Orders of Protection: Missouri
In Missouri, any adult or child who has been subjected “. . . to domestic violence by a present or former family or household member, or who has been the victim of stalking or sexual assault, may seek relief” by filing a petition, seeking an order of protection.1 An “adult” is a person seventeen years of age or older, and a “child”, seventeen years of age who is unemancipated.2 The petitioner (i.e., the victim of abuse) may file a petition for an order of protection in the county of the petitioner’s residence, the county where the respondent may be served or the county where the act of alleged abuse occurred.3 An “order of protection” may refer to an ex parte order or a full order of protection (FOP). 4
Ex Parte Orders of Protection
An ex parte order of protection may be “. . . issued by the court before the respondent [viz. the alleged abuser] has received notice of the petition or has had an opportunity to be heard” on the allegation(s) of abuse.5 Should one file for an ex parte order of protection, the court may (but, is not required to) immediately grant the requested relief.6 If granted, the court may order the respondent to commit no further abuse of the petitioner, restrain the respondent from entering the petitioner’s residence, prohibit the respondent from communicating with the petitioner (through any method or medium) and temporarily determine the custody of their minor children.7
Except for good cause shown, the court must hold a hearing, after notice to the respondent, of the abuse allegations within fifteen (15) days after the petition’s filing.8 This hearing solicits a “full order of protection” (FOP), which may be “. . . issued [only] after a hearing on the record in which the respondent has received notice of the proceedings and had an opportunity to be heard” on the abuse allegations(s).9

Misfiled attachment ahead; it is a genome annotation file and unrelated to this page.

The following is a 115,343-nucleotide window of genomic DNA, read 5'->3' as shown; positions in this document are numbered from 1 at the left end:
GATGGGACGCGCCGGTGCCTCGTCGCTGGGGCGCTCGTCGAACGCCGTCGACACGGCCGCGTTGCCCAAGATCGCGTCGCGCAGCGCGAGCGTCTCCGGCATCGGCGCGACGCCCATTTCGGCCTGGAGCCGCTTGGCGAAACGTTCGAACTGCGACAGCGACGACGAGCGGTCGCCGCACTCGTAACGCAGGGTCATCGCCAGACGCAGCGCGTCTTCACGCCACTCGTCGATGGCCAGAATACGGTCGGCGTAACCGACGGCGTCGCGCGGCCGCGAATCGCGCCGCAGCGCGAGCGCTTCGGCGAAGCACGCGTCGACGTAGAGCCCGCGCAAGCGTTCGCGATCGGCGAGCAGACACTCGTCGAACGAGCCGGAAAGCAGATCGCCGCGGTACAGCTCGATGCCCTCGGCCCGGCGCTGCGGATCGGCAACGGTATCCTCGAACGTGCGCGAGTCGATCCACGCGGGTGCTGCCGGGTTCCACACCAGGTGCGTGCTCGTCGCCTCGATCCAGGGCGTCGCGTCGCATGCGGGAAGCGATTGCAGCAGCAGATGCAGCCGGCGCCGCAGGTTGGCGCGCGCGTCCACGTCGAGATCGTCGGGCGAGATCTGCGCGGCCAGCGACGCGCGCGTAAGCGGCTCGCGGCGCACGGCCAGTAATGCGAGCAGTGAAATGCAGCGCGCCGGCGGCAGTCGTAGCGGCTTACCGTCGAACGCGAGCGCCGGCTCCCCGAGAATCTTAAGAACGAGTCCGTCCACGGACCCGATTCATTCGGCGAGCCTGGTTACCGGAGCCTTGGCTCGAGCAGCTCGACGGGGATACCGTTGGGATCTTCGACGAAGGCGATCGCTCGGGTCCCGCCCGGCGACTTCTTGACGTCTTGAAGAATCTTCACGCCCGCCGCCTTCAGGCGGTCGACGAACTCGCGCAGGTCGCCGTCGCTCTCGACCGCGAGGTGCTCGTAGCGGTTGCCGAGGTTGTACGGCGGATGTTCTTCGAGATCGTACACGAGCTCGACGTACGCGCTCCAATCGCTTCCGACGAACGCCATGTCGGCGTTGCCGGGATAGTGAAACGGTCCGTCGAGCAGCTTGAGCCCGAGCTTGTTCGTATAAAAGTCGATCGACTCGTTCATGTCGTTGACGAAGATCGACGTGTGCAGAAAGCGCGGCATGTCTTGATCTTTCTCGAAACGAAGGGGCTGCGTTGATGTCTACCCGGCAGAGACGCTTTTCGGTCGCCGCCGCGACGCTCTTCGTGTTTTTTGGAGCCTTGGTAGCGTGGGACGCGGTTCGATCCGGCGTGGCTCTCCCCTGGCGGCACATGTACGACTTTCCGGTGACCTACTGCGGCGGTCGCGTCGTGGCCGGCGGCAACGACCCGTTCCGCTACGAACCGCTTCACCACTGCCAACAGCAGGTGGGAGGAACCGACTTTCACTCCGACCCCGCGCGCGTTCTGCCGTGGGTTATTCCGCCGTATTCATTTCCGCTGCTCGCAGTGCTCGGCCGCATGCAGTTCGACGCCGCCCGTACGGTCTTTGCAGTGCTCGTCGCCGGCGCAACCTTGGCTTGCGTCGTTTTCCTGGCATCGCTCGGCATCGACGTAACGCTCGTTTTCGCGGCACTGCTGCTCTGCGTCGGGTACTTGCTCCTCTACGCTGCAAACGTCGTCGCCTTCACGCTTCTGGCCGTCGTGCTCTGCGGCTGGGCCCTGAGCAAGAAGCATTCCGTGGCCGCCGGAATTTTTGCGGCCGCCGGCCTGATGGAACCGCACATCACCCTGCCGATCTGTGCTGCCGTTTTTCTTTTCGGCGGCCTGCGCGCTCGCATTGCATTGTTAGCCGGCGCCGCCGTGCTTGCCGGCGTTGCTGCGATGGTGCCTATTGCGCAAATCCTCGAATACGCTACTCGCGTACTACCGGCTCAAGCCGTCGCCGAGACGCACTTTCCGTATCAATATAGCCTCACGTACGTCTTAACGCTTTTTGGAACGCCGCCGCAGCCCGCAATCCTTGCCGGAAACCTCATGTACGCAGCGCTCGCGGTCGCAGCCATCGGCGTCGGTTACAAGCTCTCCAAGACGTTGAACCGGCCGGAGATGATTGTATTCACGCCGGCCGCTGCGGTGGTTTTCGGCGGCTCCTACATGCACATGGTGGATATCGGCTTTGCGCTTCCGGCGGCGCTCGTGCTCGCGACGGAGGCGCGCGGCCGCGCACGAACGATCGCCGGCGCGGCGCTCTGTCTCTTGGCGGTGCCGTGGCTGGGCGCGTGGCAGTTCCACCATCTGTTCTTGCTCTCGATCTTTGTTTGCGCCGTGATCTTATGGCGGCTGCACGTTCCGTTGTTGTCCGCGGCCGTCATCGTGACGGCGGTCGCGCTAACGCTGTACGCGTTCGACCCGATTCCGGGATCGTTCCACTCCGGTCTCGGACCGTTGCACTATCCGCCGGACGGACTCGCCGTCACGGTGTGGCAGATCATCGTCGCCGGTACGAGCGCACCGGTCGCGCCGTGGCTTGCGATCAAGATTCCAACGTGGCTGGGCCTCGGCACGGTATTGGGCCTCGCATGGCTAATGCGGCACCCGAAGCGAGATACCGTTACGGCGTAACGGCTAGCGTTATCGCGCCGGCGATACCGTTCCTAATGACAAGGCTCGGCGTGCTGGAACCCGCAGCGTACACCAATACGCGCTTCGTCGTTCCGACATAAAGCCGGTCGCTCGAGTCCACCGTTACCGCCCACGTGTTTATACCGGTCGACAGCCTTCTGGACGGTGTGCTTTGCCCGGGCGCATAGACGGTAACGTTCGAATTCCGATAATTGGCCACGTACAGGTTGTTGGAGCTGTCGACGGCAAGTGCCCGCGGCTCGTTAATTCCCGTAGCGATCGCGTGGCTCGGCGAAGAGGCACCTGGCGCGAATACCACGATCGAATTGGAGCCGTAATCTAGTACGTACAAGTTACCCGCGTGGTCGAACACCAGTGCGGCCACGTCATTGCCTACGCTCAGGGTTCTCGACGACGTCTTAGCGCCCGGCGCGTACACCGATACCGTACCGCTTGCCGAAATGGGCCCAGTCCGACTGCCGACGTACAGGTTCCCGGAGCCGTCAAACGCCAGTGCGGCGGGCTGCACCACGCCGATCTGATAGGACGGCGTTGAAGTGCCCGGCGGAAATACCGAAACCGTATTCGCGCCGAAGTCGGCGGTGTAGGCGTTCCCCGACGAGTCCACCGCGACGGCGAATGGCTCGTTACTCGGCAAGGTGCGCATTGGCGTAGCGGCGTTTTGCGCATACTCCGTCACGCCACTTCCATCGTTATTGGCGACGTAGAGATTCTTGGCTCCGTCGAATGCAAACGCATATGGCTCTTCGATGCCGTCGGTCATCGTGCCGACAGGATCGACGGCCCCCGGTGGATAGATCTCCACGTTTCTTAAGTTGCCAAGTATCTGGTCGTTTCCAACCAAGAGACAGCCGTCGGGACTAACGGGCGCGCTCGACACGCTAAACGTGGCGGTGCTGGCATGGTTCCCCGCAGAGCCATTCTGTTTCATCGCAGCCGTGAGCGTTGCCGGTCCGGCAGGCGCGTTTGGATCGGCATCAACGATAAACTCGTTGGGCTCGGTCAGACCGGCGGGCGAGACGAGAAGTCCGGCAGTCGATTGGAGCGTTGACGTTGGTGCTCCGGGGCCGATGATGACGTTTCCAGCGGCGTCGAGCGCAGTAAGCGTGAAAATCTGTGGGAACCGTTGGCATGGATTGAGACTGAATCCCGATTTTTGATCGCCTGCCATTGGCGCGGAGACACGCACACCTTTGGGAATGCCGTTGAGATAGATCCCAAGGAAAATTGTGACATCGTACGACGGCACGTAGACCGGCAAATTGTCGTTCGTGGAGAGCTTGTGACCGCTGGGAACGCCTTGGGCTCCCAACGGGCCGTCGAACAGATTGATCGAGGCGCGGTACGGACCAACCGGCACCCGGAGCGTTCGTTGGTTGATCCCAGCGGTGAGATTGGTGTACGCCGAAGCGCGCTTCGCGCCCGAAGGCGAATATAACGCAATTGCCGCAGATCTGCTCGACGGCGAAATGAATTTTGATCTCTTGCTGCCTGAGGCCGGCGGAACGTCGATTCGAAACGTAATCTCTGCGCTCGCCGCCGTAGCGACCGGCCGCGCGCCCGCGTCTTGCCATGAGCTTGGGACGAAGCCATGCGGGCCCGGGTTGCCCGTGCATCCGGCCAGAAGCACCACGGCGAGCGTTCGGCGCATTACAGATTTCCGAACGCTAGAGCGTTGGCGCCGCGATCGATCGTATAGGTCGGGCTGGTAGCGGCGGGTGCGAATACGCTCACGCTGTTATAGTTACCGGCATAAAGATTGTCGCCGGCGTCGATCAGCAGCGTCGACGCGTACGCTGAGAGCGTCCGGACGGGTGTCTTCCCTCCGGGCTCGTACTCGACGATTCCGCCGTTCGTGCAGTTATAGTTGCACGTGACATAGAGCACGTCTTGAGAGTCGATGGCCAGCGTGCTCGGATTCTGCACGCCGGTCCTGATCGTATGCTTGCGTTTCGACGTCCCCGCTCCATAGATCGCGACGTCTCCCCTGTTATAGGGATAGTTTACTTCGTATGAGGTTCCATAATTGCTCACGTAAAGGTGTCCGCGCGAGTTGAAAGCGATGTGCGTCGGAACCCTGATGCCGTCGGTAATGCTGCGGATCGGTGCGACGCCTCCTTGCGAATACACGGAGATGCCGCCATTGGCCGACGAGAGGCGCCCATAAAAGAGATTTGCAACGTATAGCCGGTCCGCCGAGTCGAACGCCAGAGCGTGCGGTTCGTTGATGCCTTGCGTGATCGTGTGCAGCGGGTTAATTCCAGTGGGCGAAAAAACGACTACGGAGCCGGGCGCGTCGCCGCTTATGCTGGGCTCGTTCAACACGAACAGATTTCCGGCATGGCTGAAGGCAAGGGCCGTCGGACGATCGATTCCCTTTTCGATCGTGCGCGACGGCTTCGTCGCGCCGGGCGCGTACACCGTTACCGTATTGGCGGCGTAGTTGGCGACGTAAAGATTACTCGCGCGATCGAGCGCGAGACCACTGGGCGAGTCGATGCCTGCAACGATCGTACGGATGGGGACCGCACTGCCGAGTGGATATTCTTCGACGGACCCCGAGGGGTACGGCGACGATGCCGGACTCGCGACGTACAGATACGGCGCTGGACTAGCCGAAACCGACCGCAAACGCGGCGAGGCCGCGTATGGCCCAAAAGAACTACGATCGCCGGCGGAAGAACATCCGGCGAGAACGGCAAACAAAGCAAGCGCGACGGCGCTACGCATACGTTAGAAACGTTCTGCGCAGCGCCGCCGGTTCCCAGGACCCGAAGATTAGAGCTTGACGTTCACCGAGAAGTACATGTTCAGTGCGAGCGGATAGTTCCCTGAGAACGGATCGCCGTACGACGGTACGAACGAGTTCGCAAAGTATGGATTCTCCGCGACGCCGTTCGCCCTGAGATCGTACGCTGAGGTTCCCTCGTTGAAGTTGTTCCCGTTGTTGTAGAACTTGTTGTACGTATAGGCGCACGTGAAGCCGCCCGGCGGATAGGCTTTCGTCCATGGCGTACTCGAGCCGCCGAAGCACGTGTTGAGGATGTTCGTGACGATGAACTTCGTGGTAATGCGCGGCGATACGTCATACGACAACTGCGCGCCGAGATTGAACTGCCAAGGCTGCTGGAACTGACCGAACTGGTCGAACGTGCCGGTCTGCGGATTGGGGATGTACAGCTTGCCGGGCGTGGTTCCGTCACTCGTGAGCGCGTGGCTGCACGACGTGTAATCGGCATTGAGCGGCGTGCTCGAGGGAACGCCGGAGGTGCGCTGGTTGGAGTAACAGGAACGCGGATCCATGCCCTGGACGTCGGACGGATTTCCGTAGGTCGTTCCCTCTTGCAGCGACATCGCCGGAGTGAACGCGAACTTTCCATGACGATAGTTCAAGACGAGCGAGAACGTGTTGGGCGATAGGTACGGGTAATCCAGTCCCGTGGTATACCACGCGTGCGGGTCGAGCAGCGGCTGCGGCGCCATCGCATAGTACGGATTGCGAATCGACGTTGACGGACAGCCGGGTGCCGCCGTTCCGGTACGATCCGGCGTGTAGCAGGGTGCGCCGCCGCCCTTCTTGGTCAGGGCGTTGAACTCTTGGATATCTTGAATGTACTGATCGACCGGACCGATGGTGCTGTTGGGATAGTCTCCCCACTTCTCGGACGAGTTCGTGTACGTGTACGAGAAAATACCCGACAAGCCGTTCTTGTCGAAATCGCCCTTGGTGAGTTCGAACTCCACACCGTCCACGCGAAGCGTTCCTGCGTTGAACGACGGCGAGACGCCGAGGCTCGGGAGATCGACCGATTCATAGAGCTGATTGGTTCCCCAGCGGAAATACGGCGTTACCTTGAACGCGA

Hearing on a Full Order of Protection
At the FOP hearing, if the petitioner establishes (by a preponderance of the evidence) that the respondent committed, without legal justification, the abuse alleged within the petition, then the court must issue a FOP. That FOP can include any of the relief available under an ex parte order, but can also include: an award of custody of their minor children,10 spousal maintenance,11 child support,12 and temporary possession of specified personal property (e.g., a vehicle);13 and orders directing respondent to participate in a court-approved counseling or substance-abuse treatment program, as applicable,14 and to pay medical costs resulting from the abuse,15 for rent or mortgage payments on a dwelling occupied by both parties,16 and for court costs.17 Much of the relief, available to an adult in an adult FOP, is available to a child in a child (full) order of protection (COP).
Contact Semita Legalis for Assistance with Orders of Protection
If you propose to seek a full order of protection (or defend against another’s solicitation of such an order), your prospect of obtaining a favorable result shall be enhanced by your retaining experienced and competent legal counsel to assist you. At trial, you will be required to submit only relevant facts, abide by applicable substantive law, as well as evidentiary and state and local court rules of civil procedure and courtroom demeanor.
Should you or your child have been the victim of domestic violence or stalking or, should you have been accused of domestic violence or stalking another, please promptly contact our office to schedule a confidential consultation.
1Mo. Rev. Stat. §§ 455.020(1) (2015) and 455.505(1) (2015).
2§ 455.010(2-3) (2015).
3§ 455.015 and §455.503(1) (2015).
4§ 455.010(9) (2015).
5Id. at (6) (emphasis not in original).
6Id. at § 455.035(1) (2013).
7Id. at § 455.045 (2015).
8Id. at § 455.040 (2015).
9Id. at (8) (emphasis not in original).
10Id. at § 455.050.3(1) (2016).
11Id. at (4).
12Id. at (3).
13Id. at (7).
14Id. at (9).
15Id. at (12).
16Id. at (5).
17Id. at (11).